Mexico City — In the wake of Mexico's financial emergency, rumors have swept this city that the military will seize power, just as it has done in 11 other Latin American countries.
A prime reason for President Jose Lopez Portillo's nationalization of private banks was to marshal patriotic fervor against pin-striped-suited scapegoats in an unprecedented time of troubles.
Yet, Mexico's tottering economy aside, the prospect of military intervention is minimal to nil. Such interference usually takes place in the absence of countervailing civilian power; that is, where the judiciary, congress, presidency, political parties, trade unions, and other institutions are ineffective. Mexico's courts are weak, and the congress - though enlivened by 101 opposition members - resembles a rubber stamp. Yet, the ruling PRI is a formidable party, thanks in large measure to the 3.5 million union members who compose its labor sector.
But at the apex of civil authority stands the president - as chief of state, head of the government, leader of the PRI, and commander-in-chief of the armed forces. Should protection be required, he can summon the crack 5,000-man Presidential Guard, a combination of palace sentinel and secret service which operates under direct orders of the president, not the defense minister.
The escalation of the current crisis has found the defense minister, Gen. Felix Galvan Lopez next to the lame duck president at public ceremonies to emphasize his organization's loyalty to the system. The general's counterpart, Navy Minister Ricardo Chazaro Lara, has been equally supportive.
Developments in the last decade have served to crystallize the mission of Mexico's military. The first priority of protecting its frontiers always seemed more rhetorical than real: It could never defend itself against the US in the unlikely event of a conflict; and Tennessee-sized Guatemala poses little threat to this Spanish-speaking ''colossus of the North.''
Thus the army has concentrated on internal security. Shooting down hundreds of demonstrators at the Plaza of the Three Cultures in October 1968; extirpating Lucio Cabanas's Guerrero-based rural guerrillas in the early 1970s; and cowing, if not wiping out, the urban-focused 23rd of September Communist League. Army units, acting under orders from local authorities, have also ousted and killed peasants occupying the lands of affluent farmers. Disaster relief forms a less dramatic part of domestic military functions.
Now Mideast-sized oil fields complemented by the designation of a 200-mile economic zone for mineral and marine resources have invested the armed forces with a new raison d'etre. Galvan Lopez linked oil to national defense when he referred to black gold as a ''magnet that attracts men and people. It is an inexhaustible source of envy, friction, and war,'' he said. Moreover, a ''drop of oil is worth a drop of blood,'' he added.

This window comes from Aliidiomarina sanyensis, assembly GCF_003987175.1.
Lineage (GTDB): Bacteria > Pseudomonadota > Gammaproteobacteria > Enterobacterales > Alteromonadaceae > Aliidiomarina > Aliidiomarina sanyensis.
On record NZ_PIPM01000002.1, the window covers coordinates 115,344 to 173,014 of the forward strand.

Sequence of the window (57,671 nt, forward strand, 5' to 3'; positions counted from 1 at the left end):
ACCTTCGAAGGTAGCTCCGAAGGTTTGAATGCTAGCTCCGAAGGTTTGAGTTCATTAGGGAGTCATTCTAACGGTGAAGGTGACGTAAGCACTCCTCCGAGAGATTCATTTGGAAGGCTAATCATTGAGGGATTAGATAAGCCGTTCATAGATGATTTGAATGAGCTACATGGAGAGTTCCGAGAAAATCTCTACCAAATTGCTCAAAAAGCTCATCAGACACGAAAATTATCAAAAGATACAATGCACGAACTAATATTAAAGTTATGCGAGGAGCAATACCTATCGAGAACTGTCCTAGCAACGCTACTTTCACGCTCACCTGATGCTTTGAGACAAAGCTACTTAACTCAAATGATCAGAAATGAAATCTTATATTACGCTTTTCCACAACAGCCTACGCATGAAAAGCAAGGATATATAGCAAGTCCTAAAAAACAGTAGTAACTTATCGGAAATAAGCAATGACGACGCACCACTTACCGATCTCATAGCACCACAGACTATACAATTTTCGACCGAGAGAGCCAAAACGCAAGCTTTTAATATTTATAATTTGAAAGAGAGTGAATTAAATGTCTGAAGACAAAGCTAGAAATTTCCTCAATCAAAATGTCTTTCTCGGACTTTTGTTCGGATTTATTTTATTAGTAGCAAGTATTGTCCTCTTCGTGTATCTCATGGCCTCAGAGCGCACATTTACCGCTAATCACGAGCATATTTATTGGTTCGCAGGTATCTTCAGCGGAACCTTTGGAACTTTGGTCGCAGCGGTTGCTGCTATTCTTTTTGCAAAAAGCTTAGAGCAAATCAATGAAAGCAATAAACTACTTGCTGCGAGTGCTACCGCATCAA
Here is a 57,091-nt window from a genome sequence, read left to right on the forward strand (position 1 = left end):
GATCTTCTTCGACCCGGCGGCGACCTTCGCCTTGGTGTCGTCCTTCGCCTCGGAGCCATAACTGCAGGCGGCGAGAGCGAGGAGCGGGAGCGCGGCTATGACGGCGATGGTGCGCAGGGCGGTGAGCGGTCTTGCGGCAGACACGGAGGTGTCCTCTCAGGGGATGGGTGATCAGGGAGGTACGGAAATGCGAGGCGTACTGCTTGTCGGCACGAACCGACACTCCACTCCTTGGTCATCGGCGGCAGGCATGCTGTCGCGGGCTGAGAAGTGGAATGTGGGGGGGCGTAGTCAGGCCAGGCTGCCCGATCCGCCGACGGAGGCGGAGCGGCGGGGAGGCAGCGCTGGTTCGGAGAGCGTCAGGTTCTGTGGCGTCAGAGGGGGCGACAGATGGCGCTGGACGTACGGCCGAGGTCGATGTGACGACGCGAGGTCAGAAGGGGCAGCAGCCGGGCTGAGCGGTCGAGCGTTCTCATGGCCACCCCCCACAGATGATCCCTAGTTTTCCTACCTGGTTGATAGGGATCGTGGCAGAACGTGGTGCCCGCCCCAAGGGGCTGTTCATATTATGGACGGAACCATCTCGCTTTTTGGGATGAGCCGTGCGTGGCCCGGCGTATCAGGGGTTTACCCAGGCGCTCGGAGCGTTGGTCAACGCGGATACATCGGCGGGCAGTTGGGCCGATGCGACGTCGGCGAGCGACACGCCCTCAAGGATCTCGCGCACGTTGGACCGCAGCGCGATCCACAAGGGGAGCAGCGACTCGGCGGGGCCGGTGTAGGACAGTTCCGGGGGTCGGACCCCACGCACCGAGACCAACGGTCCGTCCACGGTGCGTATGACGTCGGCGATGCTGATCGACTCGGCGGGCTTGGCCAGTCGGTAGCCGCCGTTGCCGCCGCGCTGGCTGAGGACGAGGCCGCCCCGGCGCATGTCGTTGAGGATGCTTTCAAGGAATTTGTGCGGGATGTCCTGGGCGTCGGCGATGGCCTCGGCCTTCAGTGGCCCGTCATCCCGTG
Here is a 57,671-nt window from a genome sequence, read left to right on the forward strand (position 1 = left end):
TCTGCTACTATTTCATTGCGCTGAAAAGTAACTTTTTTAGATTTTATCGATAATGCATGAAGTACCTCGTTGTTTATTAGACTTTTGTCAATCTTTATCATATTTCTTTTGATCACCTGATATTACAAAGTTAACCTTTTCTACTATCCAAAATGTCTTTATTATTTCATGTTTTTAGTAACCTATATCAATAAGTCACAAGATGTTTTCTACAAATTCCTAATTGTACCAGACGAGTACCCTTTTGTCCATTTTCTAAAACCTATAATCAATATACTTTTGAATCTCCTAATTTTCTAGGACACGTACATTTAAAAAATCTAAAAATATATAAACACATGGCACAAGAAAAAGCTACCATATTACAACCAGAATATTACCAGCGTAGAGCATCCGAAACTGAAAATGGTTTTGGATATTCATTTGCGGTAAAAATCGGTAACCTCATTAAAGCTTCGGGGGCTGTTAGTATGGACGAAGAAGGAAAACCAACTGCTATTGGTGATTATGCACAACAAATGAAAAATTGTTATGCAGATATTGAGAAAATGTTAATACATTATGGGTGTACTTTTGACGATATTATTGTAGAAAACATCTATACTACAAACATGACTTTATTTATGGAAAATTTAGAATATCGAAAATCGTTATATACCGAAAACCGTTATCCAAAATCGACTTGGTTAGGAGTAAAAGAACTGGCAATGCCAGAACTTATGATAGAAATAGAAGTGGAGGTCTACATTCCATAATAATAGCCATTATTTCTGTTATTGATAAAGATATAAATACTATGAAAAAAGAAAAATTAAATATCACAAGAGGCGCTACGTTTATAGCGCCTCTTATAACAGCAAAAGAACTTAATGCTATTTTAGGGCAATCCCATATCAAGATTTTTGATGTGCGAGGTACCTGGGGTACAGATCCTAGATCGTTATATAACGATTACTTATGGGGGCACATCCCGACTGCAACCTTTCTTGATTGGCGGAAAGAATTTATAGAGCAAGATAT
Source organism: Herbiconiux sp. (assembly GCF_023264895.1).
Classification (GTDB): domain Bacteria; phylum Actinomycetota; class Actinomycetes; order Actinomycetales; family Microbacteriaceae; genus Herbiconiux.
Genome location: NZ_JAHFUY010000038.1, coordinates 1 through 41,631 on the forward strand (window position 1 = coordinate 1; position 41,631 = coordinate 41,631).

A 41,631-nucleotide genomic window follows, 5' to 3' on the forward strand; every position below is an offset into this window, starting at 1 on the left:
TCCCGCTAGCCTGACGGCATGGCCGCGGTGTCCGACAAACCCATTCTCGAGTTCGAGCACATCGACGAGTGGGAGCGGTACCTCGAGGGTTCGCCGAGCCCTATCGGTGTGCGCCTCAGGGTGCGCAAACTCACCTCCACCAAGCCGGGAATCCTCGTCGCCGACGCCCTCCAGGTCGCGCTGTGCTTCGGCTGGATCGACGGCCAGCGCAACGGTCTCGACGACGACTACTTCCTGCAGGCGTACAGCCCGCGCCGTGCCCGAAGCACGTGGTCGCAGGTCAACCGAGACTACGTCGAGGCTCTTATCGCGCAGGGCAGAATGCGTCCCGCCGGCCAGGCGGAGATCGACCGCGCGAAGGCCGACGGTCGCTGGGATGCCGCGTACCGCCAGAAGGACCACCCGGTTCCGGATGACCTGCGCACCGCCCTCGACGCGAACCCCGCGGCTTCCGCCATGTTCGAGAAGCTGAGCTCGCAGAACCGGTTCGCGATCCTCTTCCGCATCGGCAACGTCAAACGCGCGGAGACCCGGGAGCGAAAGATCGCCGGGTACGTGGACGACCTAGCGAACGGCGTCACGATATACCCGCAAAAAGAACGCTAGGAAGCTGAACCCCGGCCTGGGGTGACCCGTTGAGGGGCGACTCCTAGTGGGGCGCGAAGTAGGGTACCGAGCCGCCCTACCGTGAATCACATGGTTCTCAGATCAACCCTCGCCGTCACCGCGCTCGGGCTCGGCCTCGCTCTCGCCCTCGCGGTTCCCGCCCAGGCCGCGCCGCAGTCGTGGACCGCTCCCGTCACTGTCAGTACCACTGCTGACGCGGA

Nationalism and anticommunism suffuse Mexico's armed forces, and no ideologically dissident clique of captains and majors has sprung up to challenge the military and political elite. Though modestly paid, younger officers take pride in the enhanced professionali-zation of their services. For instance, the ultramodern Heroico Colegio Militar which opened in 1976 as Mexico's West Point, represents a $200 million symbol of civilian tribute to the army's fidelity.
Improvements in the rigorous curriculum of the Superior War College, a choice assignment for upwardly mobile middle-grade officers, have conferred even greater distinction on its diploma. And a National Defense College offers classes in force development, communications, international studies, and other subjects to a small, select group of colonels and brigadier generals.
While its slice of the national budget remains among the lowest in Latin American (2.3 percent), Mexico's military saw its appropriations shoot up 54 percent last year. Traditionally, the armed forces have relied on World War II vintage tanks, aircraft, and artillery pieces. But petroleum revenues are facilitating access to the most sophisticated hardware in the Caribbean basin, with the exceptions of Cuba and Venezuela.
The new weapons, including a dozen F-5 jet fighters, the issuance of G-3 automatic rifles to units, and the replacement of horses with tanks and personnel carriers in most of the cavalry, will scarcely transform Mexico's armed forces into latino Prussians. Belt-tightening will limit future purchases; and transport, communications, intelligence, and training are but a few of the areas in which vast improvements must still take place.
Nonetheless, its leaders seem increasingly aware of their nation's strategic position as evidenced in December 1980 when the army held its annual maneuvers, involving some 25 battalions and 15,000 men, near the Guatemalan border to (1) familiarize soldiers and officers with the terrain, (2) ferret out encampments of Guatemalan insurgents who seek sanctuary in Mexican territory, and (3) ''show the flag'' to the Guatemalan military lest it consider meddling in Belize, a former British colony.
Long before being called upon to repel invaders, the army may be dispatched to quell strikes and demonstrations triggered by the imposition of an austerity program that will surely entail budget cuts, limited wage hikes, and diminished subsidies on food and other essentials.
During the Napoleonic wars, ambitious soldiers reportedly carried a marshal's baton in their knapsacks. No presidential sashes have turned up in the briefcases of Mexico's military men. Still, a confluence of factors - vulnerable oil fields, turmoil in Central America, and the inevitable flare-up of social discontent - will make them more important during the next presidential term, to begin on Dec. 1.